- 2, and probably more importantly - since the race car had an indicated 150k+ miles on it (quite a few of them racing), and the parts car had <90k miles, we figured everything on the parts car should be much, much fresher. We did grab spares off of the race drivetrain (ignition coil, the new cam position sensor we bought, etc), but, mostly just junked it, since it's all seen an ungodly amount of abuse. While we had everything out, we did decide to go ahead and do new LIM and Head Gaskets on the donor engine - probably wasn't needed, because the head gasket (I believe) had been replaced at some point with Fel Pro parts. But, at least now we know that it has good parts in it, and will hopefully hold up for awhile.

    Putting the car up on the lift and going over it was great, it appears to be a decently solid car. Not much rust to speak of, and everything seems to be in decent shape, especially considering it was raced. I should add a small disclaimer to my 'complete' statement above - while the parts car stuff is in the racecar, it isn't actually all hooked back up. We ran out of time, so, that's pending to be done. Pretty sure we've forgotten everything we did taking it apart to do the reverse, but, how hard could it be?

    So, next steps. Our race is the last weekend in April (25-26), so, we've got some time, but we've also got a lot of work to do. Stuff I've got to figure out, but am having trouble with:

    A. Radiator. Not only are we racing, but we're racing in the sometimes ungodly-hot South. We need absolutely as much cooling as we can possibly get. I don't want to spend mega bucks, but, what's the best radiator I can get for a reasonable price? I remember reading somewhere that our cars and G-bodies - is that true? I'd think that would probably be my best bet. I also want to do without the built-in ATF cooling - we need mega transmission fluid cooling (see below), and, that just seems like another failure point (the transmission fluid in the racecar was very milky, so the radiator probably failed). I also figure that, without the extra cooling tanks for the ATF, a radiator for a manual trans car might have more coolant cooling capacity. Overthinking this? I've been thinking about just getting a good quality 3-core like seem to be popular in big-block G-bodys. I realize that would probably have the ATF coolers, but, I know there will probably be compromise somewhere.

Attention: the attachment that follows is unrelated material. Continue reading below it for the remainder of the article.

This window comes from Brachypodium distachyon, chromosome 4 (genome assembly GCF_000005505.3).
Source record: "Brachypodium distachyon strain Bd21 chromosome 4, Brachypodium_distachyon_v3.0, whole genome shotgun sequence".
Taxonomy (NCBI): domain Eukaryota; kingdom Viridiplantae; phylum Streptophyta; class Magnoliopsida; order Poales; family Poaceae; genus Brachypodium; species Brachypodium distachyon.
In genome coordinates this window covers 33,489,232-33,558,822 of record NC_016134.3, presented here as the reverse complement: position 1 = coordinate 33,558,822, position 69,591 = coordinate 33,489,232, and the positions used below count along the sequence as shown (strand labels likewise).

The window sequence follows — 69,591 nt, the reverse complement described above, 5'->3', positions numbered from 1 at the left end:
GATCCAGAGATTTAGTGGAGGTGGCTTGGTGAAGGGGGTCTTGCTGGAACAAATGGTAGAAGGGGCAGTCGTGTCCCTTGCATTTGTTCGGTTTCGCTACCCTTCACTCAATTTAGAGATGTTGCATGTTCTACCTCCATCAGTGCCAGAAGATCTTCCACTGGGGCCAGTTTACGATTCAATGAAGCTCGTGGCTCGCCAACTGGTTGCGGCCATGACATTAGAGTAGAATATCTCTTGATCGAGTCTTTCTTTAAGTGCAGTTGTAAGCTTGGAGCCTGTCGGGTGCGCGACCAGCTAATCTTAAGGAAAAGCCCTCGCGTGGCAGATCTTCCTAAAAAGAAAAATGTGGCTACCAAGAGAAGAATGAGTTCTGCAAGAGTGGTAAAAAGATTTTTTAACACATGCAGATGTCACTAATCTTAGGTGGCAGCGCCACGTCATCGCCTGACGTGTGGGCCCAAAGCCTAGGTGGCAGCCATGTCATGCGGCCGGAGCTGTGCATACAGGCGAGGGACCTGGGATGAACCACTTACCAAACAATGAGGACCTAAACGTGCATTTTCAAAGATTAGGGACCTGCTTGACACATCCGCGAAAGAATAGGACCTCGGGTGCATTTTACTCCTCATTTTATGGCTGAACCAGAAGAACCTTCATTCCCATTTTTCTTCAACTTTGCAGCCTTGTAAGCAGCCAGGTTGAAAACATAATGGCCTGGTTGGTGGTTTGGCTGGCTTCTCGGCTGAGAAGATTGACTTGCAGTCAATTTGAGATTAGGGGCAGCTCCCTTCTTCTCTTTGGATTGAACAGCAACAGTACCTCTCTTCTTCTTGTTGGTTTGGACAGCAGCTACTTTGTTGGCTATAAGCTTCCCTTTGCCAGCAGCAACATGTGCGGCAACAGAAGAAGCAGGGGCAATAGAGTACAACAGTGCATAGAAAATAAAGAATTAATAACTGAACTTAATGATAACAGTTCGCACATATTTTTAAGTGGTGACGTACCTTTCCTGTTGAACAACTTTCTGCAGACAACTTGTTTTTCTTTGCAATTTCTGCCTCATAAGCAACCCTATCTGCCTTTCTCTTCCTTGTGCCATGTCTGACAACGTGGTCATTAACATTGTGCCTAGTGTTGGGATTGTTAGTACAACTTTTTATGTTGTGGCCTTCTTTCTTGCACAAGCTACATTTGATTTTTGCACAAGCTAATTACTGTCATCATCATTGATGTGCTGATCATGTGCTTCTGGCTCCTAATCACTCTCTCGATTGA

B. Oil. I think oil cooling will be simple - since the oil filter is right on the front of the engine, will probably just do a sandwich plate, with some short lines running to a cooler. A bigger filter, right there in the line of airflow, would probably also help cool the oil. Thoughts on an upgraded oil pump? I've read that they exist, but, that they tend to wear out... whatever it is that spins the pump. We will probably just go the route of adding ~1qt extra of oil and hope for the best, but, might not be a bad idea to look into upgrading the oil pump, especially since we'll be seeing a decent amount of rpm.

    C. Trans Fluid. For this, the current plan is to use the AC condenser. The tubes in it are a little smaller than I would prefer, but, is should work fine, and, bonus, it's already designed to fit into the car. Because it's so much cooling capacity, I don't see a need to use the auxiliary tanks on the radiator (it's not like we're going to have a problem heating the fluid up), but, I don't want to be overlooking something important.

    D. Brakes. I don't want to use the stock brakes. Debating the merits of the U-body brakes vs. the DTS/Lucerne V8 brakes - namely, U-body brakes are easier (and probably cheaper), but, DTS brakes are almost certainly a lot better. Not going to worry with the rear drums for now, other than making sure they're in good alignment, but, just can't make my mind up on the fronts.

    E. Gauges. So, I looked and looked and looked, running (okay, slowly stumbling) back and forth from the parts car to the racecar, and I just could not tell where they'd yanked the OBD2 port out on the racecar. I did yank the OBD2 port out of the parts car, along with as much wire as I could get. Is there any chance that that could be wired directly back to the computer? Is that how it is from the factory (just tucked away under the dash in a loom)? It would be helpful to pull codes from the car, and to use that for gauges (again, simpler and less chance that our home-done plumbing for sensors would blow).

    F. Suspension. Honestly, not my biggest concern at the moment. But, still may look into stiffening things up with van springs, building a strut tower brace, and getting that front sway bar, since none of that seems particularly difficult. But, it's also not necessary for our first race.

    Outside of that, we've got plenty of other work to do - relocate the battery to the trunk, install fire suppression system, buy and install a seat, try to cut the support out of the hood (weight savings - will also require hood pins). But, as always when working on the A-body, we do our best to make sure safety is 3rd.... ish.



    Unfortunately, there was a casualty of our work weekend - due to a misunderstanding between myself and my mechanic teammate involving a forklift, our poor parts car bit the dust. But, we did salvage a lot of spares that will be good to have (sadly, no body panels or glass - damned forklift), so, it will live on. I'll spare you the pictures - it's pretty depressing.